Tell us what you’re up to—or at least this lesson will give you the chance to do so in Toishan (Taishanese). Here’s the lesson nine vocabulary.
- 俾 · bī (bēi) (ī) · to give, indirect object agent
- 送 · lhung · to present to
- 寄 · gi · to send (mail)
- 打電話 · ā ìng-wà* · to make a telephone call
- 打電報 · ā ìng-bo · to send a telegram
- 錢（銀）· tïng* (ngän*) · money
- 信 · lhin* · letter
- 寫信 · lhē lhin* · to write a letter
- 野（田野）· yẹ* (hïng-nẹ*) (ye) · thing, object, affair
- 乃 (乃處) · nại* (nại-chụi) · where
- 陸軍 · lùk-gun* · army
- 語言 · ngụi-ngün · language
- 學校 · hòk-hàu · school
- 得閒 · ak-hän · to have leisure time
- 返 · fan · to return
- 屋企 · ūk-kī · home
- 返屋企 · fan ūk-kī · to return
Several of these words have different pronunciations given in the Kaiping dictionary. Some of the accent correspondences were discussed previously, but there’s a new one here: 言 is pronounced as ngün in the Basic Course, but as ngïn in the Kaiping dictionary. I’ve included the list of differences below.
- 俾 · bēi (ēi) · to give
- 寄 · gei · to send (mail)
- 打電話 · ā ìn-wà* · to make a telephone call
- 打電話 · ā ìn-vo · to send a telegram
- 錢 · tïn* · money
- 信 · lhen* · letter
- 語言 · ngụi-ngïn · language
- 屋企 · ūk-kēi · home
Beyond pronunciation, some of these words have interesting stories to tell. (But I’ll keep it short.)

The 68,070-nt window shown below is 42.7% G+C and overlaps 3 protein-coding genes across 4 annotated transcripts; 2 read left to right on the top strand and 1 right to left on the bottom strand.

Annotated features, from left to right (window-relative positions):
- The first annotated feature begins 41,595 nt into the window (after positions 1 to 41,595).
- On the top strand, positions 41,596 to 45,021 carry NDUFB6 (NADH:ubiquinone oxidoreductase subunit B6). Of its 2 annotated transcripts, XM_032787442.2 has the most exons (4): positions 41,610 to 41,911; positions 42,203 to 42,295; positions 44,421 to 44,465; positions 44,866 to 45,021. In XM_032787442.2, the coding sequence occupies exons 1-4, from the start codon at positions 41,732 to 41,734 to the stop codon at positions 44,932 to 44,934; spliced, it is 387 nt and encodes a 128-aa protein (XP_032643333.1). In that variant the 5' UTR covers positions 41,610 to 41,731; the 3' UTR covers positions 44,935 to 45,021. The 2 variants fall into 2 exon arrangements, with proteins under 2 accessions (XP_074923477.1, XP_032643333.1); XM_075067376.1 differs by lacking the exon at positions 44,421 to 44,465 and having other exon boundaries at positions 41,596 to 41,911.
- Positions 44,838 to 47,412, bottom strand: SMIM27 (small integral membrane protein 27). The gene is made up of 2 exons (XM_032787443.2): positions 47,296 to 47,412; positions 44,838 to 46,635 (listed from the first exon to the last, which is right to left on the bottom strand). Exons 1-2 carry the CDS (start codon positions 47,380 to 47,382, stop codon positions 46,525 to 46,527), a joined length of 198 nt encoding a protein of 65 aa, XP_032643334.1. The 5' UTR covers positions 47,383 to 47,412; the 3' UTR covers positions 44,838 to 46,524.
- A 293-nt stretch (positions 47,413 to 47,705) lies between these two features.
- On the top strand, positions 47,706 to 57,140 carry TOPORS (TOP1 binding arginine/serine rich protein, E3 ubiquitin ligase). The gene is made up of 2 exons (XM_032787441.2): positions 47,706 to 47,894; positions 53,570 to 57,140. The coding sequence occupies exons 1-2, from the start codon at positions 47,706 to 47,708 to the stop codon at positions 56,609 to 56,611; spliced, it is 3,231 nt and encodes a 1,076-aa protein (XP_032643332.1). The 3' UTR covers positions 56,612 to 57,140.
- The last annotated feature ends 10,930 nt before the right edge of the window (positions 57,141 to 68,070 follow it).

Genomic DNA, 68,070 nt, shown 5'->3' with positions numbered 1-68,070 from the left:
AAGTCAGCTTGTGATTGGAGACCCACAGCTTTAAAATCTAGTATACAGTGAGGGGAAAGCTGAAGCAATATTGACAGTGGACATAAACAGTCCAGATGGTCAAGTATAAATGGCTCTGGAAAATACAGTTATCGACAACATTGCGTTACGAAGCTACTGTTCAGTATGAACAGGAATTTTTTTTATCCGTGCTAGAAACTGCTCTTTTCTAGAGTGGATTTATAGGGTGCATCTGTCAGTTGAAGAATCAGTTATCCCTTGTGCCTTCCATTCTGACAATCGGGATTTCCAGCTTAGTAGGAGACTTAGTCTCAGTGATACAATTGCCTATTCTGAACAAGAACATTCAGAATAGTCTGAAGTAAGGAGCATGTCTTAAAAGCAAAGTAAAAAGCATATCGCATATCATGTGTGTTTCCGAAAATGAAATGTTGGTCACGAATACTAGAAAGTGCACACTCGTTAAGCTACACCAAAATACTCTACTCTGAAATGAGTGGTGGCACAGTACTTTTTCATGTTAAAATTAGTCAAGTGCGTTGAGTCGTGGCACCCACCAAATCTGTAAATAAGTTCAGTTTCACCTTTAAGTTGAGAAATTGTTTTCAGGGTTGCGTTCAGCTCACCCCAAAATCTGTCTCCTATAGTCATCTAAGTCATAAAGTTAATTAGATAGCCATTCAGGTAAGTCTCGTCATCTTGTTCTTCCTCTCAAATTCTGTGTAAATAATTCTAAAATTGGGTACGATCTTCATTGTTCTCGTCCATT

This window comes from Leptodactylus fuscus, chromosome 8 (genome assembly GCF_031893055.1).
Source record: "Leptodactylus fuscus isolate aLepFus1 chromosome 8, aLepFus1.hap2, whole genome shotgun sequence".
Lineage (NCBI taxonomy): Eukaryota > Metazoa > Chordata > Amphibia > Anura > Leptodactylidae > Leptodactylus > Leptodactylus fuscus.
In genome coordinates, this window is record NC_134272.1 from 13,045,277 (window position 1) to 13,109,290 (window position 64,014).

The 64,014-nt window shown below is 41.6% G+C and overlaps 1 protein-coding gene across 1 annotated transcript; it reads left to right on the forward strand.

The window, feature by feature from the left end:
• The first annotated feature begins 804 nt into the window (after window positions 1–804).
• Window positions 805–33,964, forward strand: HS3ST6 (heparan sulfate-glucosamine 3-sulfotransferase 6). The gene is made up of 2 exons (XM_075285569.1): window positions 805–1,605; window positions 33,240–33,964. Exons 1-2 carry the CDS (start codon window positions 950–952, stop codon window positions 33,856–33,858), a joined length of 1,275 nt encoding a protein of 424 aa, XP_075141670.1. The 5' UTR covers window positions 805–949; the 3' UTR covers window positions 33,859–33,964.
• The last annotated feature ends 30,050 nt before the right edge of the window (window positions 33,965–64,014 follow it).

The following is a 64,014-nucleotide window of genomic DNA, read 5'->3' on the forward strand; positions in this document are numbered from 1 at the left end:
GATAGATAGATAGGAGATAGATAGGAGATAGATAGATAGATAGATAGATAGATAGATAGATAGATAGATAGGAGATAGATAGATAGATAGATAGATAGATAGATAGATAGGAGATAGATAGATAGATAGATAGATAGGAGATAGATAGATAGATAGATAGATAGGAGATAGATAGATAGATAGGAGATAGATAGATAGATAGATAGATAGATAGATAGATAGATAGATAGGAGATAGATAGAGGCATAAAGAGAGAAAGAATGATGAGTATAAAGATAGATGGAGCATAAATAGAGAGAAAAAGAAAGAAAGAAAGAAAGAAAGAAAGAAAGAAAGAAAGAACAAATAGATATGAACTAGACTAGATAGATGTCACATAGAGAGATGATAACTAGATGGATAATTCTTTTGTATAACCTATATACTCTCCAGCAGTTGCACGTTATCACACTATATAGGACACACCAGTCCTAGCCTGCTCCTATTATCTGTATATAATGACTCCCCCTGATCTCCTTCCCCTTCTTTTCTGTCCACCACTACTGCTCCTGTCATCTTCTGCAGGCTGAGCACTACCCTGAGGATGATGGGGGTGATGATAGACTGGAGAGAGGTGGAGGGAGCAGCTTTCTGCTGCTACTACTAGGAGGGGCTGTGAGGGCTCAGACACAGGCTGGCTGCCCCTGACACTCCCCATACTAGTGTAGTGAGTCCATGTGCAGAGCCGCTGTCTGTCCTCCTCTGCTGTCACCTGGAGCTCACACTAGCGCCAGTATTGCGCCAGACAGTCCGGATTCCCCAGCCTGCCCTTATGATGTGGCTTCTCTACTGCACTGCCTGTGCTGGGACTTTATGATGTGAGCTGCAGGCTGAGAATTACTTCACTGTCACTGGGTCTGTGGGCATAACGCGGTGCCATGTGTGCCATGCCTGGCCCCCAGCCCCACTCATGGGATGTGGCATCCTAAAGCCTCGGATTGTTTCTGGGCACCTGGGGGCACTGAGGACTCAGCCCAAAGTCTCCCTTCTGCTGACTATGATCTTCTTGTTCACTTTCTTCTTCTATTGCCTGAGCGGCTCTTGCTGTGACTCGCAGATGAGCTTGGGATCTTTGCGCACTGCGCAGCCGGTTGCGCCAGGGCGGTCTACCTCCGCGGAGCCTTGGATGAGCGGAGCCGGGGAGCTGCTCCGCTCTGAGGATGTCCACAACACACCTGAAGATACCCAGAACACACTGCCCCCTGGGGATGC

In the Kaiping dictionary, Deng Jun prefers to separate the two pronunciations bī and ī as 俾 and 畀, respectively. As I understand, these two characters are commonly considered variants of each other in Cantonese. I virtually only say 畀 ī. For the course notes, I plan to use the same terms the author uses.
Also note that the Basic Course uses the term 野 for “thing,” while the character 嘢 is more commonly used in Cantonese.
It’s important to note some “old fashioned” Toishanisms here. The term 錢 tïn means “money,” but so does the term 銀 ngän. Literally, 銀 means “silver,” the metal once used for currency. Most people these days use 錢 to refer to money. Even so, you should keep your eye out for 銀 in terms like 銀行 ngän-höng “bank.”
Lastly, the term 電話 ìng-wà for “phone” also has another term that was frequently used in Chinese America. The term 喊綫 (or 探綫), pronounced ham-lhin* was particularly popular among overseas Chinese. But if you try using this term in Taishan, odds are only a handful of much older people will understand you.
As always, please feel free to post any questions, observations or suggestions in the comments section.